Recipe Links: Wisconsin Week 3, Chicago Week 1

1. Turnip greens, 2. Leeks, 3. Cherry Belle Radishes, 4. Oregano, 5. Garlic Scapes, 6. Snow peas, 7. Lettuce, 8. Spicy Greens, 9. Bright Lights chard [Not pictured: Asparagus (Chicago only), Bok Choi (Chicago only)]

1. Turnip greens, 2. Leeks, 3. Cherry Belle Radishes, 4. Oregano, 5. Garlic Scapes, 6. Snow peas, 7. Lettuce, 8. Spicy Greens, 9. Bright Lights chard [Not pictured: Asparagus (Chicago only), Bok Choi (Chicago only)]

This week snow peas, garlic scapes, and Swiss chard join the spring bounty. For Chicago subscribers joining the delivery schedule this week, the recipes for bok choi and asparagus in previous weeks' posts might also be intriguing.

Turnip Greens

Turnip Green Gomae This twist on a Japanese spinach recipe has me intrigued. It boasts a short ingredient list and a fairly simple series of steps. 

Nancy Jane Pierce's Spicy Kale, from From Asparagus to Zucchini, pg. 95

Kale leaves from 2 bunches (or other strong greens--turnip, mustard, or collards)
1 tbsp olive oil
1-5 garlic cloves minced (Megan's note: I'd lean toward 5, but I like a lot of garlic)
Crushed red pepper flakes
1/3 to 1/2 cup chicken or vegetable broth

Bring 2 quarts of salted water to boil. Add kale or other greens, reduce heat to simmer, cover, and cook 7 minutes. Drain and immediately rise in cold water to stop the cooking. Squeeze water out of greens. Heat olive oil in the same pot. Add garlic and red pepper flakes to taste. Saute 1 minute, then stir in kale and broth. Simmer 4-5 minutes. Makes 4-6 servings. 

Sauteed Turnip Greens, from Dela

Chop them up and sautée in olive oil or bacon fat with some onion and or garlic and a couple shots of balsamic vinegar. You can add other veggies if you like and serve over rice. Tony likes it on a cream cheese sandwich.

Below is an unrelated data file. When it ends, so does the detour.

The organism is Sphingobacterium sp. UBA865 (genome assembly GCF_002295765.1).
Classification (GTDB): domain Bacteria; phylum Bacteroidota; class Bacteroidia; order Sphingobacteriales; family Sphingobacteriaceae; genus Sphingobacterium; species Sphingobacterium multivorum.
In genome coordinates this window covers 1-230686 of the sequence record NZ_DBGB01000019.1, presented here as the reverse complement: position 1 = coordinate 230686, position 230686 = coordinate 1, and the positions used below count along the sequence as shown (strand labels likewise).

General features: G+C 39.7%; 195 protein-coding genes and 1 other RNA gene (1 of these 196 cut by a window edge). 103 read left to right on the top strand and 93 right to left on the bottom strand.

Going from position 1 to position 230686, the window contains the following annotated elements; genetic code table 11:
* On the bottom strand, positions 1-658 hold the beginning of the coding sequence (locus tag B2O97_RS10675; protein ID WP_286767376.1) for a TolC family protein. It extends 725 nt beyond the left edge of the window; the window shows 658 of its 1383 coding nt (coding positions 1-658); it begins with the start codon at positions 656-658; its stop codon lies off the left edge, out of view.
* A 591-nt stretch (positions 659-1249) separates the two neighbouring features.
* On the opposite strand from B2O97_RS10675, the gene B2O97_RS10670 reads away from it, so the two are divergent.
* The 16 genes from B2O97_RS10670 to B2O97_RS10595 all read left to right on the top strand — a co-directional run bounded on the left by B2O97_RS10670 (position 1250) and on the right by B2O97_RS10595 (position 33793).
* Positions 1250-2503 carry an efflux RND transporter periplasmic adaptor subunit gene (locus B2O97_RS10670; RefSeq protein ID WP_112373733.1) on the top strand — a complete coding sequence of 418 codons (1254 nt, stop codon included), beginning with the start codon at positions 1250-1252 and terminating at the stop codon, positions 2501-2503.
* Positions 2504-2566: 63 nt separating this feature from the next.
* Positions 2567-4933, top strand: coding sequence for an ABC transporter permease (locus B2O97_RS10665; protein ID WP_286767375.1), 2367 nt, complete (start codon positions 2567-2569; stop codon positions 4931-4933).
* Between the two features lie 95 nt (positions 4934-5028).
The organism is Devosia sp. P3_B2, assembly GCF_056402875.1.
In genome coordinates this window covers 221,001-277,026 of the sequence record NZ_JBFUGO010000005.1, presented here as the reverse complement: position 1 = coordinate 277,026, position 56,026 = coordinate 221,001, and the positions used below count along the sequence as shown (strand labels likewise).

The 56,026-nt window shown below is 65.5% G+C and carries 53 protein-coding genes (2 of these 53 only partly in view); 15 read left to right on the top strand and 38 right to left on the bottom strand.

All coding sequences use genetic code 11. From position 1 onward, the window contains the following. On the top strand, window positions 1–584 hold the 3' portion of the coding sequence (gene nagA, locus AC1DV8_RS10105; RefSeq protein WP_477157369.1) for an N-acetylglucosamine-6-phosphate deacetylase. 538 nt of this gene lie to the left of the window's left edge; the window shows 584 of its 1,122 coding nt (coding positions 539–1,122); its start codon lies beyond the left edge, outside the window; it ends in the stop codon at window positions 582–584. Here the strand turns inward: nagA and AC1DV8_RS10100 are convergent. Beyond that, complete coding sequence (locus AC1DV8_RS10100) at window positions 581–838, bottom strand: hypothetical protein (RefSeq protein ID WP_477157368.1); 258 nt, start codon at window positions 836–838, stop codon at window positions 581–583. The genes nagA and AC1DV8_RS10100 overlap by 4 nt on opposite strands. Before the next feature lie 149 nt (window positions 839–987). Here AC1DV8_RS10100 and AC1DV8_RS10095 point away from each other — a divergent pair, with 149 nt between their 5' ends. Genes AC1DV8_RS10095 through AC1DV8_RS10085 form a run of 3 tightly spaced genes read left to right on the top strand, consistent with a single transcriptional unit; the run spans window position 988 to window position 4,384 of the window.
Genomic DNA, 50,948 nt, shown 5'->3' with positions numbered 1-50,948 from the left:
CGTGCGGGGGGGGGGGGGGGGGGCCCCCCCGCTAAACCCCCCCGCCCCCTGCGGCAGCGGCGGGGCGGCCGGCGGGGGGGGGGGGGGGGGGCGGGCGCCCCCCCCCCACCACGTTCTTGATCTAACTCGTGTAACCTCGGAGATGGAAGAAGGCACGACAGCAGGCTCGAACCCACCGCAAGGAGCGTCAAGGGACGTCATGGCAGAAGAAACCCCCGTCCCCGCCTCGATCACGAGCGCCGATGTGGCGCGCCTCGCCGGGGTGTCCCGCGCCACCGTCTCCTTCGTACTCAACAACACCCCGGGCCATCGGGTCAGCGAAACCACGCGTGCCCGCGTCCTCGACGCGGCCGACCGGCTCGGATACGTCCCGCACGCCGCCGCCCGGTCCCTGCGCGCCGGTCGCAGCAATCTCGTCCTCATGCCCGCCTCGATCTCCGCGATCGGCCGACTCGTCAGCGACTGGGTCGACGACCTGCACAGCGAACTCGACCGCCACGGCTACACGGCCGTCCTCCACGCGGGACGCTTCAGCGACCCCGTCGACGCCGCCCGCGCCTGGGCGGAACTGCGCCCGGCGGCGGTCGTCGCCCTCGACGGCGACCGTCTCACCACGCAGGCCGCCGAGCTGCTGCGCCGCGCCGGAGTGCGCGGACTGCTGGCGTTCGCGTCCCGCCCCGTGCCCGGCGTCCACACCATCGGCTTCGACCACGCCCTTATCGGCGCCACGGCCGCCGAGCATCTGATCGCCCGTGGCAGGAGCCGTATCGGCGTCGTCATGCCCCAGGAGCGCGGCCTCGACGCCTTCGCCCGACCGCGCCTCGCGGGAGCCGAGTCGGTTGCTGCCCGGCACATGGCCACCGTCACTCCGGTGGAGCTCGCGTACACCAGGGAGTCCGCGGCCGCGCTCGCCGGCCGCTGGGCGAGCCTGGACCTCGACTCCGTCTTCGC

Cherry Belle Radishes (Wisconsin only)

Creamy Spring Turnip Soup with Wilted Radish Greens and Bacon Another great-looking recipe using radish tops--in case you needed further proof that those greens are tasty.

Radish Salad with Anchovy Sauce If you like pungent, bold flavors, look no further. This salad sports a number of strong flavors to keep your palate dancing.

Quick Pickled Radishes A quick dunk in pickling liquid will keep those radishes from spoiling for weeks. Just keep them tucked in your fridge to add to salads, pasta dishes, or grains. (Or eat them straight from the jar!)

Or, try this Sauteed Radishes and Sugar Snaps with Dill listed under snow peas.


Try adding oregano to your salad dressings. It's great with red wine vinegar and olive oil.

It's also delicious in an egg scramble with feta cheese. Add minced oregano to scrambled eggs and crumbled cheese. Cook as you would scrambled eggs.

Garlic Scapes

Garlic Scape Pesto With their mild garlicky flavor, scapes make a lovely sauce for pasta. Try this pesto or the Cilantro Scape Pesto in Farm-Fresh and Fast.

Lindsey's Stir Fry Garlic scapes are also a delicious addition to stir-fry. Try this recipe from former intern Lindsey.

Snow Peas

Pasta with Prosciutto, Snap Peas, Mint, and Cream This recipe looks delicious, if more than a bit indulgent. I'd probably follow the advice offered in the comments section and halve the cream, at least to start. Bacon would work in place of prosciutto, as well.

Bowties with Sugar Snaps, Lemon and Ricotta Another creamy pasta recipe for this week. Peas and mint seem to be speaking to me this week.

Sauteed Radishes and Snaps with Dill A vegetable dish using both your peas and your radishes from this week's share. (And one recipe that doesn't include mint with those peas!)


Jeffrey Alford and Naomi Duguid's Luang Prabang Fusion Salad Maybe a little elaborate for a salad, but this recipe has me intrigued. Lots of interesting flavors to perk up that lettuce.

I've shared a number of very specific salad recipes over the last couple of weeks, but lest I imply salads need recipes, I thought I'd share a general rule-of-thumb guide for vinaigrettes, too.